199

I would like to know how to simply reverse the color order of a given colormap in order to use it with plot_surface.

375

The standard colormaps also all have reversed versions. They have the same names with _r tacked on to the end. (Documentation here.)

  • This does not work with "amfhot" : "ValueError: Colormap amfhot_r is not recognized". I suppose "hot_r" will have to suffice. – shockburner May 1 '15 at 18:26
  • Similarly, "ValueError: Colormap red_r is not recognized." – Alex Willison May 19 '17 at 15:14
15

In matplotlib a color map isn't a list, but it contains the list of its colors as colormap.colors. And the module matplotlib.colors provides a function ListedColormap() to generate a color map from a list. So you can reverse any color map by doing

colormap_r = ListedColormap(colormap.colors[::-1])
  • 7
    +1. However, this won't generically reverse any colormap. Only ListedColormaps (i.e. discrete, rather than interpolated) have a colors attribute. Reversing LinearSegmentedColormaps is a bit more complex. (You need to reverse every item in the _segmentdata dict.) – Joe Kington Jun 15 '13 at 21:22
  • 3
    Regarding reversing LinearSegmentedColormaps, I just did this for some colourmaps. Here's an IPython Notebook about it. – kwinkunks Apr 26 '14 at 12:57
  • @kwinkunks i think the function in your notebook is not right, see answer below – Mattijn Jan 14 '16 at 2:30
9

As a LinearSegmentedColormaps is based on a dictionary of red, green and blue, it's necessary to reverse each item:

import matplotlib.pyplot as plt
import matplotlib as mpl
def reverse_colourmap(cmap, name = 'my_cmap_r'):
    """
    In: 
    cmap, name 
    Out:
    my_cmap_r

    Explanation:
    t[0] goes from 0 to 1
    row i:   x  y0  y1 -> t[0] t[1] t[2]
                   /
                  /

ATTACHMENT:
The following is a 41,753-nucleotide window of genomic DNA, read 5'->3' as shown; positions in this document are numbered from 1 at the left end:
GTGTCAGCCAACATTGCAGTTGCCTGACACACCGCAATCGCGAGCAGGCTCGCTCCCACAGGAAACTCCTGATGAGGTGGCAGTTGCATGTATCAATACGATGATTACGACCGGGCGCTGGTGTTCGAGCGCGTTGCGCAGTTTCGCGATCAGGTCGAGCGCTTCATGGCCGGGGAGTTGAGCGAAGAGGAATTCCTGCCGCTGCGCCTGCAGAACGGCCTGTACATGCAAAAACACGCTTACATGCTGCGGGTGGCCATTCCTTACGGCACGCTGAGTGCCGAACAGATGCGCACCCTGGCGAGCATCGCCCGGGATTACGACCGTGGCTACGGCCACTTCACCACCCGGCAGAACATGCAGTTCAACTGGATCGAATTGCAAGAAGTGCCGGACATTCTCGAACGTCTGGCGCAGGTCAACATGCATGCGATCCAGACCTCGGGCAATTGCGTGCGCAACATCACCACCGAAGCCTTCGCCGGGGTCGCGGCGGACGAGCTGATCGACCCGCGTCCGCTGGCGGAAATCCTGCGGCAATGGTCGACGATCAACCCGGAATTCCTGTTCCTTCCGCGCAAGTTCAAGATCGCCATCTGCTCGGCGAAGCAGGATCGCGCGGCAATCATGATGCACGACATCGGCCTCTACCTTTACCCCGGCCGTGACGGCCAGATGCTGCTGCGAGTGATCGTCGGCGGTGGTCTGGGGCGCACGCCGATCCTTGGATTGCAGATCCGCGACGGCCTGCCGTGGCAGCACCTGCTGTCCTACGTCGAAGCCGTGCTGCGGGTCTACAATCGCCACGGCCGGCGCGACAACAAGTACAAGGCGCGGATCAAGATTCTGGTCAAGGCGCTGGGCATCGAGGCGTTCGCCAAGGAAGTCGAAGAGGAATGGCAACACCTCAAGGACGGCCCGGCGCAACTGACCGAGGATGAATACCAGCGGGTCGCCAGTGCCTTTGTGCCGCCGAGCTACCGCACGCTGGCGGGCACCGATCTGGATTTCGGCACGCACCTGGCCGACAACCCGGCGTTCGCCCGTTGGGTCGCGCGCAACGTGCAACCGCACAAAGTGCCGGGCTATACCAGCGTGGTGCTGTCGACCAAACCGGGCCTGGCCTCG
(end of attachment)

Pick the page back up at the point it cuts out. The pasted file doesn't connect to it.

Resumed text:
row i+1: x  y0  y1 -> t[n] t[1] t[2]

    so the inverse should do the same:
    row i+1: x  y1  y0 -> 1-t[0] t[2] t[1]
                   /
                  /
    row i:   x  y1  y0 -> 1-t[n] t[2] t[1]
    """        
    reverse = []
    k = []   

    for key in cmap._segmentdata:    
        k.append(key)
        channel = cmap._segmentdata[key]
        data = []

        for t in channel:                    
            data.append((1-t[0],t[2],t[1]))            
        reverse.append(sorted(data))    

    LinearL = dict(zip(k,reverse))
    my_cmap_r = mpl.colors.LinearSegmentedColormap(name, LinearL) 
    return my_cmap_r

See that it works:

my_cmap        
<matplotlib.colors.LinearSegmentedColormap at 0xd5a0518>

my_cmap_r = reverse_colourmap(my_cmap)

fig = plt.figure(figsize=(8, 2))
ax1 = fig.add_axes([0.05, 0.80, 0.9, 0.15])
ax2 = fig.add_axes([0.05, 0.475, 0.9, 0.15])
norm = mpl.colors.Normalize(vmin=0, vmax=1)
cb1 = mpl.colorbar.ColorbarBase(ax1, cmap = my_cmap, norm=norm,orientation='horizontal')
cb2 = mpl.colorbar.ColorbarBase(ax2, cmap = my_cmap_r, norm=norm, orientation='horizontal')

enter image description here

EDIT


I don't get the comment of user3445587. It works fine on the rainbow colormap:

cmap = mpl.cm.jet
cmap_r = reverse_colourmap(cmap)

fig = plt.figure(figsize=(8, 2))
ax1 = fig.add_axes([0.05, 0.80, 0.9, 0.15])
ax2 = fig.add_axes([0.05, 0.475, 0.9, 0.15])
norm = mpl.colors.Normalize(vmin=0, vmax=1)
cb1 = mpl.colorbar.ColorbarBase(ax1, cmap = cmap, norm=norm,orientation='horizontal')
cb2 = mpl.colorbar.ColorbarBase(ax2, cmap = cmap_r, norm=norm, orientation='horizontal')

enter image description here

But it especially works nice for custom declared colormaps, as there is not a default _r for custom declared colormaps. Following example taken from http://matplotlib.org/examples/pylab_examples/custom_cmap.html:

cdict1 = {'red':   ((0.0, 0.0, 0.0),
                   (0.5, 0.0, 0.1),
                   (1.0, 1.0, 1.0)),

         'green': ((0.0, 0.0, 0.0),
                   (1.0, 0.0, 0.0)),

         'blue':  ((0.0, 0.0, 1.0),
                   (0.5, 0.1, 0.0),
                   (1.0, 0.0, 0.0))
         }